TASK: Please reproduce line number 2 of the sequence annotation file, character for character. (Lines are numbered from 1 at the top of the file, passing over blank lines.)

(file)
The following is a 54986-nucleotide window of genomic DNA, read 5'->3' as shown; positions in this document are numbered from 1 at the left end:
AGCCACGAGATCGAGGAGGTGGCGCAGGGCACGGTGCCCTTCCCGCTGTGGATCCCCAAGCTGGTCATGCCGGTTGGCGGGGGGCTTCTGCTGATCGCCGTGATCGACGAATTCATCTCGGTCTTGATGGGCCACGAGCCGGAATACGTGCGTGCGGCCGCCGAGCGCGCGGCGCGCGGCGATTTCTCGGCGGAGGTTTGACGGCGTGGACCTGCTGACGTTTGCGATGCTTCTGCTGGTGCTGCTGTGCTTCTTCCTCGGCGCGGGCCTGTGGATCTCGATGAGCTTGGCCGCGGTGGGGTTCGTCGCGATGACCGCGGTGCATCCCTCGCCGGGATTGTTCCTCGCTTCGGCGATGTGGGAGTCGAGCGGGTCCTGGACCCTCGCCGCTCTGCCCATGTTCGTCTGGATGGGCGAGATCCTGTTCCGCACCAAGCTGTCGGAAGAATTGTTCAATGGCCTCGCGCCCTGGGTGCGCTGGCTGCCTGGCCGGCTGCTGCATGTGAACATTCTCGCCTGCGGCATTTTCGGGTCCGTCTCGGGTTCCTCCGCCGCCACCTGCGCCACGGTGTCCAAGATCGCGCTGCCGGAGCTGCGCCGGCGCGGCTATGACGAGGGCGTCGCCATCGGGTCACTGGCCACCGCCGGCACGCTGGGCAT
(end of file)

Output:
AGCCACGAGATCGAGGAGGTGGCGCAGGGCACGGTGCCCTTCCCGCTGTGGATCCCCAAGCTGGTCATGCCGGTTGGCGGGGGGCTTCTGCTGATCGCCGTGATCGACGAATTCATCTCGGTCTTGATGGGCCACGAGCCGGAATACGTGCGTGCGGCCGCCGAGCGCGCGGCGCGCGGCGATTTCTCGGCGGAGGTTTGACGGCGTGGACCTGCTGACGTTTGCGATGCTTCTGCTGGTGCTGCTGTGCTTCTTCCTCGGCGCGGGCCTGTGGATCTCGATGAGCTTGGCCGCGGTGGGGTTCGTCGCGATGACCGCGGTGCATCCCTCGCCGGGATTGTTCCTCGCTTCGGCGATGTGGGAGTCGAGCGGGTCCTGGACCCTCGCCGCTCTGCCCATGTTCGTCTGGATGGGCGAGATCCTGTTCCGCACCAAGCTGTCGGAAGAATTGTTCAATGGCCTCGCGCCCTGGGTGCGCTGGCTGCCTGGCCGGCTGCTGCATGTGAACATTCTCGCCTGCGGCATTTTCGGGTCCGTCTCGGGTTCCTCCGCCGCCACCTGCGCCACGGTGTCCAAGATCGCGCTGCCGGAGCTGCGCCGGCGCGGCTATGACGAGGGCGTCGCCATCGGGTCACTGGCCACCGCCGGCACGCTGGGCAT